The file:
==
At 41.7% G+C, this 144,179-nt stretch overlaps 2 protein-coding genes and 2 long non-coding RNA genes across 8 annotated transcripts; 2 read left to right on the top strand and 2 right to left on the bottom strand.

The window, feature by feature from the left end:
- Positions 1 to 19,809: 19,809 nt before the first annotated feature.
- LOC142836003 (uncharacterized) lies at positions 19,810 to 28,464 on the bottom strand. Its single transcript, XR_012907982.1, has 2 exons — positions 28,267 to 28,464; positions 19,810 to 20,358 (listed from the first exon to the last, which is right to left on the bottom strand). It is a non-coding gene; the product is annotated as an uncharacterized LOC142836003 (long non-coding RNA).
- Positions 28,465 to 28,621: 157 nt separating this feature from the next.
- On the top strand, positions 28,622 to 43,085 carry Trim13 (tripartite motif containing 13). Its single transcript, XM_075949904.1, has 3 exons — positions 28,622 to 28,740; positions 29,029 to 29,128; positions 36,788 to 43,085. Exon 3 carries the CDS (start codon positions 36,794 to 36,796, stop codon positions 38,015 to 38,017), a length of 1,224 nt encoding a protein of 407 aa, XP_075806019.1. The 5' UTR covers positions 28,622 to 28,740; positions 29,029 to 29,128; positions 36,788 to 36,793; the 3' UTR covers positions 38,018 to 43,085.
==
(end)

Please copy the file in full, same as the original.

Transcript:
At 41.7% G+C, this 144,179-nt stretch overlaps 2 protein-coding genes and 2 long non-coding RNA genes across 8 annotated transcripts; 2 read left to right on the top strand and 2 right to left on the bottom strand.

The window, feature by feature from the left end:
- Positions 1 to 19,809: 19,809 nt before the first annotated feature.
- LOC142836003 (uncharacterized) lies at positions 19,810 to 28,464 on the bottom strand. Its single transcript, XR_012907982.1, has 2 exons — positions 28,267 to 28,464; positions 19,810 to 20,358 (listed from the first exon to the last, which is right to left on the bottom strand). It is a non-coding gene; the product is annotated as an uncharacterized LOC142836003 (long non-coding RNA).
- Positions 28,465 to 28,621: 157 nt separating this feature from the next.
- On the top strand, positions 28,622 to 43,085 carry Trim13 (tripartite motif containing 13). Its single transcript, XM_075949904.1, has 3 exons — positions 28,622 to 28,740; positions 29,029 to 29,128; positions 36,788 to 43,085. Exon 3 carries the CDS (start codon positions 36,794 to 36,796, stop codon positions 38,015 to 38,017), a length of 1,224 nt encoding a protein of 407 aa, XP_075806019.1. The 5' UTR covers positions 28,622 to 28,740; positions 29,029 to 29,128; positions 36,788 to 36,793; the 3' UTR covers positions 38,018 to 43,085.